If there was one clear story that came from TV this January, it was the story of interactive TV.
That, for starters, was a clear major takeaway from CES. TV platform after new TV platform introduced opportunities -- from apps to newly interactive consoles -- for advertisers to share content and advertising directly via the TV set itself.
That’s also one of the big stories revealed ahead of time about the Super Bowl, during which up to 1/3 of ads will be Shazam-enabled. Shazam, you’ll recall, is an app that lets TV advertisers embed digital information within ads, allowing TV viewers to download branded mobile content and coupons off TV commercials.
Suddenly, the very divided worlds of TV viewer and TV advertiser have just become intimately connected. As media professionals have correctly observed, that new connection also makes TV newly measurable. It’s a huge step forward for metrics.
But even with all that said, there’s still a huge problem for metrics lurking in the background. It all goes back to what kind of transformation we’re actually seeing in the TV world today.
You see, much of today’s newest TV technology -- like addressable TV, for instance -- is a genuine transformation of a 60-year-old channel into a truly digital, and digitally interactive, medium. But other changes are less examples of transformation, than they are a layering of new technologies over old ones. Shazam is a case in point: advertisers have flocked to it because it allows them to sidestep the networks’ inability to link directly with mobile devices.
Now, every time two systems work together -- particularly in the case of an old system and a new one -- two things can happen. One is that the old system and the new system share data, making all parties involved much smarter. Another is that the systems keep their fundamental disconnect. The result of the second case is that advertisers expand their media universe without expanding their data universe along with it. Critical data goes lost.
For an example outside of TV, let’s consider a thoroughly widespread example of old-meets-new in the print space: mobile QR codes. QR codes take one of the oldest media channels in the world – print -- and make it interoperable with mobile, one of the newest channels in existence.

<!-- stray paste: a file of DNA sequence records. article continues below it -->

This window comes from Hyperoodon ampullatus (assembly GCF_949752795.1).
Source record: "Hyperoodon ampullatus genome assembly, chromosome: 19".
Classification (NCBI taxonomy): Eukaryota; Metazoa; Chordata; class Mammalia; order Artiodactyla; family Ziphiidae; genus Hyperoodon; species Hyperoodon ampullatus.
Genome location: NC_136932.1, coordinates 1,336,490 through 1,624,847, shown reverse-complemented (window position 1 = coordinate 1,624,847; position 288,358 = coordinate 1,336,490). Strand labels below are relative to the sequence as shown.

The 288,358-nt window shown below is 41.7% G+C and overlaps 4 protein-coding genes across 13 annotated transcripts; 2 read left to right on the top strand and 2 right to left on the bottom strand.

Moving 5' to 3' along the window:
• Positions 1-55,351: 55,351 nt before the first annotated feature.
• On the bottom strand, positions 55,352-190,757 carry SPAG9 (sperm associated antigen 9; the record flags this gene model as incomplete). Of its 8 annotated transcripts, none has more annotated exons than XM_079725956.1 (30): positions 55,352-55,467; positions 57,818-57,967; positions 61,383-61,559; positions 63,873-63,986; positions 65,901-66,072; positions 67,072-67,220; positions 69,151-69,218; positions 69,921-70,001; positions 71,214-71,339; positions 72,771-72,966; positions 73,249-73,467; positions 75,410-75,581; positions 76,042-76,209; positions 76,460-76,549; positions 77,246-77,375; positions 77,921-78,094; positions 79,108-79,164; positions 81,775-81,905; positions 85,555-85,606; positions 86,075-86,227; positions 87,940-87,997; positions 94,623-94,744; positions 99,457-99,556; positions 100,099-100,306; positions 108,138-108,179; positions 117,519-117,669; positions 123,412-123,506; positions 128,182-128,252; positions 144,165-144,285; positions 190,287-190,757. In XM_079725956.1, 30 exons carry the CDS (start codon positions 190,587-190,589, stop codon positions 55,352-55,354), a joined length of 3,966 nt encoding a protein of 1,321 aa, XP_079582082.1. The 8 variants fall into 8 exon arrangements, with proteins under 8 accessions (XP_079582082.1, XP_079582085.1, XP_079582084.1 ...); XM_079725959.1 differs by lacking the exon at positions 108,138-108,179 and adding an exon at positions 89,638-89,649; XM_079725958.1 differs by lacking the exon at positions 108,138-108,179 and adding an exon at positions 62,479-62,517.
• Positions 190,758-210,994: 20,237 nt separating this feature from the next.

When the two systems work together, how much data is really shared? In the best of scenarios, QR codes make it possible to marry information about a publication’s readership with the precise device-specific data, like location and time of day that the QR code is used. The result is a truly holistic picture that helps advertisers not only understand exactly how engaged a user is with an ad, but also helps them plan future print buys based on past mobile performance (and can even introduce dayparting elements into a print-driven experience).
Of course, the other extreme is that very little data is shared beyond information about the exact inventory that drove the mobile engagement. One factor that could keep information siloed is a lack of standards across mobile and print metrics. Another could be that systems housing the different kinds of data have trouble communicating. (You’re familiar with the varying degrees of communication across technology generations, even if you don’t realize it: consider how easy it is to play a CD on your laptop, and how hard it is play a cassette on the same machine.) Whatever the disconnect, advertisers are left with just another version of last-click metrics: great information about the specific engagement, but limited global data with which to truly help in future planning.
Nor is this just an issue of forging synergies between the oldest and new technologies, either -- whether that’s old TV and new TV, or mobile and print. The rate of media upheaval means we’ll be melding older and newer generations of media channels for a very long time -- whether that’s social media and blogs, or the desktop and mobile Web. And for as long as we’ll face these pairings of older and newer technologies, advertisers and agencies will need to think seriously about how they can merge data across old and new worlds, too.
Allowing this kind of data sharing across old and new channels is far from a computational problem alone. It’s a problem of allowing different data cultures to work together across older and newer media, and a problem of making new technology interoperable with old systems. It’s a workflow problem and a software problem.
Is workflow and interoperability the kind of issue we tend to think of when we’re talking about media metrics? For many of us in the media business, the answer is: not quite. But if January 2012 has been any indicator of the rest of 2012 -- and the rest of the decade -- I’d say it’s the issue we’ll have to deal with for a long time to come.